Mavis Staples, Hiromi, The Bad Plus, and Ryan Keberle and Catharsis were among the hits for listeners this week at the 2017 Ottawa Jazz Festival. Overall, though, it was the talent and commitment of each artist – not their jazz content – which drew the most favourable responses in's festival listener poll.

Mavis Staples (photo provided by the Ottawa Jazz Festival)
Mavis Staples (photo provided by the Ottawa Jazz Festival)

The poll, which is open to all, now continues with its final survey, covering shows on July 2 and the 2017 festival as a whole.

On Monday, June 29, Mavis Staples' sold-out show in the NAC Theatre received a very satisfied rating from listeners: an average of 4.5 stars out of 5.

Eric Sladic said that Staples “outdid her previous performance last time at Dominion Chalmers. Her rendition of 'Slippery People' which she just recently covered with Arcade Fire caught many people off guard. Her story of her family's involvement in the march from Selma to Montgomery brought the studio theatre to its feet by the end of the song. Her last official song of the night, 'I'll Take You There' brought people to their feet... then her encore (which was only the 2nd encore so far in the 2017 tour) stunned many. Mavis leveraged her involvement in the 1976 classic, The Last Waltz, and sang 'The Weight'. I left walking on clouds.”

Another listener observed that Staples “thoroughly engaged the audience. Her voice was in great shape, the band was tight, the guitar especially so. The set list was more secular than last I saw her and the crowd was with her.”

Sladic mentioned that he was lucky to get in. was informed by one listener that that “quite a few” Bronze Pass holders were turned away from this show – while there were still open seats in the Theatre balcony. We inquired of Jazz Festival executive director Catherine O'Grady whether some Bronze Pass holders were turned away from this concert, and if so, why, but received no response.

The New Orleans blues, jazz, R&B, and gospel sound of Davina and the Vagabonds also received an enthusiastic response: 4.7 stars. Pierre Hughes said the upbeat and exciting music got the crowd going, and praised lead singer Davina Sowers.

Betty Ann Bryanton agreed. “Wonderful performer and a very professional band. They dress the part (very classy), they all sang, they had cool arrangements, and Davina engages with the crowd and draws you in with her comments and her facial expressions (very expressive). Very kind of 30s fun! I didn't know what to expect and was very pleasantly surprised. (The other thing I liked is that it was not super loud like some bands in the tent.) Oh! and the swing dancers! How cool was that!"

At La Nouvelle Scène, the Shai Maestro Trio's more experimental music drew its audience in, with an average rating of 4.25 stars. “This is the second time we have heard the outstanding Shai Maestro at the festival,” said Geoff Zeiss. “We love their thoughtful approach to Jazz and their ability to do new things without losing their sense of rhythm and sounds you want to listen to.”

Steve Szabo agreed. “This may be the finest concert I have ever seen. The group somehow managed to combine breathtaking lyricism with telepathic improvisation, while also integrating a 23 year old drummer into the ensemble. I was spellbound during the performance. These musicians were totally connected to each other and the musical moment they were creating together. Shai Maestro also came across as a refreshingly humble musician.”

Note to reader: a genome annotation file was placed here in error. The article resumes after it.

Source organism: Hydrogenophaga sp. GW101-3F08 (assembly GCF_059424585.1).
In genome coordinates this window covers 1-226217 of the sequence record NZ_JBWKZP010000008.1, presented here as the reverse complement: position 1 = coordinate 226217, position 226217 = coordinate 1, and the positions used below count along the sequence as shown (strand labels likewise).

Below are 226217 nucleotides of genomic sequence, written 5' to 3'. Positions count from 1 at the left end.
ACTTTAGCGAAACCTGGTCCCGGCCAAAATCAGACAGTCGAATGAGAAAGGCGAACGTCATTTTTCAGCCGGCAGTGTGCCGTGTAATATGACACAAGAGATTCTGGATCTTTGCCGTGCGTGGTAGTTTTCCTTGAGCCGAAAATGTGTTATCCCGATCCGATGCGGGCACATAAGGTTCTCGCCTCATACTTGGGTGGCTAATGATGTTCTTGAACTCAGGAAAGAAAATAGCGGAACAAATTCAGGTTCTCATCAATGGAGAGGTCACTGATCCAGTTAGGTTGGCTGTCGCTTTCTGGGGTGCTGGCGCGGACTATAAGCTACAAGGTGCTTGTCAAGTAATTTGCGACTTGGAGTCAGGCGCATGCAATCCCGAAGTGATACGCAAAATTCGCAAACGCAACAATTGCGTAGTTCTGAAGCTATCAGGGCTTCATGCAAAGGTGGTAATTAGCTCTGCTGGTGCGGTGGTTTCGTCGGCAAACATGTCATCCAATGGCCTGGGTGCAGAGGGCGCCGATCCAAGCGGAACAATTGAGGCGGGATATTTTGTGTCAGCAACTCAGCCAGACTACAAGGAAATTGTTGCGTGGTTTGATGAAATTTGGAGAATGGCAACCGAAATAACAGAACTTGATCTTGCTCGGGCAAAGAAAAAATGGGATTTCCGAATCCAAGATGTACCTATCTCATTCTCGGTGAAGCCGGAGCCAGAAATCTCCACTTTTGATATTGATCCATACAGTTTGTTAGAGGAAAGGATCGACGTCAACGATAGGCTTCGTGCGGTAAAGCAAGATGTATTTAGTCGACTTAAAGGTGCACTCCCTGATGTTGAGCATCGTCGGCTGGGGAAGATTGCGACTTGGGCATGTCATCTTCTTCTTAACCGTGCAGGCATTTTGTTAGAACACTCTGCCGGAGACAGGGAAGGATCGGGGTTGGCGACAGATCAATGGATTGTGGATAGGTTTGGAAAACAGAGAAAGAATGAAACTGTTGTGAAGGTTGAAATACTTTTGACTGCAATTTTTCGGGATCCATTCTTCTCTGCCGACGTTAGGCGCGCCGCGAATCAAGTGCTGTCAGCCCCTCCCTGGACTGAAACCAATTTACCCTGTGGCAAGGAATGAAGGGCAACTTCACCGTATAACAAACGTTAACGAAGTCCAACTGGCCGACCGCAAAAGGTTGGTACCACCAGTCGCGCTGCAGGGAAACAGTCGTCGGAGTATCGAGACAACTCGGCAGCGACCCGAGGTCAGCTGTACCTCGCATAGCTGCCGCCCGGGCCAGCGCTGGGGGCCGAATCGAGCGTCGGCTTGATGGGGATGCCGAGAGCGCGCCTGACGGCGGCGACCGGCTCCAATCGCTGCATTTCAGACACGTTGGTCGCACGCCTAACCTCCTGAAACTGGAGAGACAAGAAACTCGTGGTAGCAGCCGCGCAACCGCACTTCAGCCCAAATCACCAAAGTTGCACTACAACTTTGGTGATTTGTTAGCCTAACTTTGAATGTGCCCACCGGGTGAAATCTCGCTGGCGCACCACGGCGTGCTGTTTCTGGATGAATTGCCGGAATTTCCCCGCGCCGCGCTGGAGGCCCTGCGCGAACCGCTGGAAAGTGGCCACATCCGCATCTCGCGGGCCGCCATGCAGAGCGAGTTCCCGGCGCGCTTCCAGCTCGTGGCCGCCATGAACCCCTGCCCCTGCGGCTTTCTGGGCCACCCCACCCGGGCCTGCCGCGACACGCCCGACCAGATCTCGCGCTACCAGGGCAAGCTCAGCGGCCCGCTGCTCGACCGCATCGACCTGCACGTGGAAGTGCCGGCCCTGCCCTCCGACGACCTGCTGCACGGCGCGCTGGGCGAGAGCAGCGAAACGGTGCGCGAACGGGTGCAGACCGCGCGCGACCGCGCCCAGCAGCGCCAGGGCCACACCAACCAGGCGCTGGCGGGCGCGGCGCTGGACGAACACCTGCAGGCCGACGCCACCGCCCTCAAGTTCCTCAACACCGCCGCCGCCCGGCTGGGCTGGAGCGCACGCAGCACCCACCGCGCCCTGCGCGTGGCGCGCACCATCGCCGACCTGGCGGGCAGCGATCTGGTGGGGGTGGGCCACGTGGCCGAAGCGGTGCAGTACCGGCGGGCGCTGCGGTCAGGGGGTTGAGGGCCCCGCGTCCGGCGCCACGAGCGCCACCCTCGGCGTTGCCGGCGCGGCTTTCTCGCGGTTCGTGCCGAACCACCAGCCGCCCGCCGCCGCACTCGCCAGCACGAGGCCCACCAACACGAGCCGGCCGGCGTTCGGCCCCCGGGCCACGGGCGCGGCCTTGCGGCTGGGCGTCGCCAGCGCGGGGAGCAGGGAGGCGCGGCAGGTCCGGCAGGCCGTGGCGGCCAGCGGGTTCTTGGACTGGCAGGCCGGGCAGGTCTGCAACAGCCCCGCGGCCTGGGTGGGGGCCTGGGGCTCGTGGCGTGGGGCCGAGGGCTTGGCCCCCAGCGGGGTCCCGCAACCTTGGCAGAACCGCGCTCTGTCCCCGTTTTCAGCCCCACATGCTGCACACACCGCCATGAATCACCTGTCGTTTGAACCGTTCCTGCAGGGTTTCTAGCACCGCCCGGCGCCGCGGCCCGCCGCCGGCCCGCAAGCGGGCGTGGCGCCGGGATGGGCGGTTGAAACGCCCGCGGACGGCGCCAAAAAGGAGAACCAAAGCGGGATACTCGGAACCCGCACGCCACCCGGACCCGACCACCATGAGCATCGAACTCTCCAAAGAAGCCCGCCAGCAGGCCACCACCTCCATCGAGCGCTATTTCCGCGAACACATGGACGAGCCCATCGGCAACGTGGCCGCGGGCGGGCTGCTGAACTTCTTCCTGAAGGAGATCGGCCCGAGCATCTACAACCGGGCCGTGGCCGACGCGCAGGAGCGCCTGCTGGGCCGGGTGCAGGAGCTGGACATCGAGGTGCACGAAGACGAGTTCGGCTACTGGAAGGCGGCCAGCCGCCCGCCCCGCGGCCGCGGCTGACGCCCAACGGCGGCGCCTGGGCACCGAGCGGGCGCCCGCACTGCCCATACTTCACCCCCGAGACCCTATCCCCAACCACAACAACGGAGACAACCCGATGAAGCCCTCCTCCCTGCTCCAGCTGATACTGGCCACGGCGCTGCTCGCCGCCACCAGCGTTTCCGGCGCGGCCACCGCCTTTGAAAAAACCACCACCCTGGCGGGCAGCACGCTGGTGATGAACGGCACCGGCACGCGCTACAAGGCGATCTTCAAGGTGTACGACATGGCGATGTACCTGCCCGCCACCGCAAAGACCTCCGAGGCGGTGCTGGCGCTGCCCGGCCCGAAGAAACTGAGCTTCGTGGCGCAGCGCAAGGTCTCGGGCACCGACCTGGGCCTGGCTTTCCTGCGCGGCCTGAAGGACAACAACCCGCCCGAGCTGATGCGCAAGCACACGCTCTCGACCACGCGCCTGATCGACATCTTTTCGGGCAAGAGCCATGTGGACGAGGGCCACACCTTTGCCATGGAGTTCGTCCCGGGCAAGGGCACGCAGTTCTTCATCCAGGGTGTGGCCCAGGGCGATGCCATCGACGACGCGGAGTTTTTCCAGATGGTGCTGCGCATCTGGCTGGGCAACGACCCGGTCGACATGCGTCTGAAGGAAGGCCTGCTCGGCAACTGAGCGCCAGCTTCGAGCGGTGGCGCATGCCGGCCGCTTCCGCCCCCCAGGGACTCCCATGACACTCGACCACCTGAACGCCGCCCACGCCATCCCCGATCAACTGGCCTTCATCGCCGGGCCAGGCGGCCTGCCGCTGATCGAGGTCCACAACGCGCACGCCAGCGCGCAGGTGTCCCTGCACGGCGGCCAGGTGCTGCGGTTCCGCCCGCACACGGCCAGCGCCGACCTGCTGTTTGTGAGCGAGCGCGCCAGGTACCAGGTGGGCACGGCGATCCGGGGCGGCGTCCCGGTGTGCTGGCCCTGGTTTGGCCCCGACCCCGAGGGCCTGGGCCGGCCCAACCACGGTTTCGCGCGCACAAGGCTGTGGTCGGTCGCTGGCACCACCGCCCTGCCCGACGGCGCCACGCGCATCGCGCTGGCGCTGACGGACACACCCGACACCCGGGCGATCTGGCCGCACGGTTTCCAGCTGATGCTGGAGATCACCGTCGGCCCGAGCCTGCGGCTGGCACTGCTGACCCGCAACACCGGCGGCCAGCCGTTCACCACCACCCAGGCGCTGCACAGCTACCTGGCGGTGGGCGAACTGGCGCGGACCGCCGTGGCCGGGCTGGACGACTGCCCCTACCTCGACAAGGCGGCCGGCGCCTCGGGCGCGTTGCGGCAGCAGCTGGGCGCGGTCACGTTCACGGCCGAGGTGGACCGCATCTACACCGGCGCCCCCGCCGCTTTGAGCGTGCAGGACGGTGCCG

Another listener noted that the music was “definitely 'out there' in terms of style. A very tight trio exploring some interesting musical ideas.” A less-enthusiastic listener liked the trio's “good musicianship but I got tired of the layered minimalism.”

In Confederation Park, the Montreal sextet of saxophonist Joel Miller with vocalist Sienna Dahlen performed music from their “Dream Cassette” CD. They received 3 stars, and varied reviews. Pierre Hughes praised the band's “different groove” and its exploration of new sounds, and another listener highlighted Kevin Warren's “great drumming”.

Betty Ann Bryanton, on the other hand, said the show was “a little too sedate. I think this would have been better-suited for a smaller indoor venue, with someone like Mavis Staples (which I couldn't get into) in the park.”

The park headliner on Monday evening was saxophonist Maceo Parker's tribute to R&B vocalist Ray Charles, with the Ray Charles Orchestra. Respondents gave it 3.7 stars, particularly praising the big band sound.

“They delivered. It was a fine celebration of the music of Ray Charles. Though Maceo Parker's vocals were excellent and quite 'nearly Ray' some people had expected him to play more saxophone and were mildly disappointed. However, Maceo certainly did bring the voice of Ray Charles to life and put his own accomplishments aside,” Sladic said.

Another listener was delighted “to have a real orchestra at the main stage. The Raelettes were so so. I felt Maceo imitated Ray too much and could have done his own thing. Although he has a good voice and appeared to enjoy himself."

“The orchestra was great, Maceo was great, but a little sedate for an 8:30 weekend park show. I would have preferred Maceo to play more sax instead of so much singing. His sax playing was very nice,” Betty Ann Bryanton concluded.

The evening ended with the electronic/hip-hop jazz sound of the Robert Glasper Experiment, which garnered 4.3 stars.

“This was very energetic and exciting! Fun for everyone who attended,” said Steve Szabo.

“What a treat. Fresh young talent pushing the boundaries. I have their first two albums but have never seen them live. The guitar was especially great,” wrote another listener.

“This was a must see and be seen show, the place was packed!” Sladic stated. “The whole aura of the Tartan tent changed when Robert Glasper (with sunglasses and big floppy hat) stepped onto the stage. I had not expected this! He had the stage presence, talent and mysterious persona of Jimi Hendrix. Thankfully, he won a Grammy and is alive keep playing. The show was riveting but as a good citizen of Ottawa, I left early since I had to work the next day. If I had stayed, I am unsure if I would have returned from the universe that Glasper and crew had invited us into.”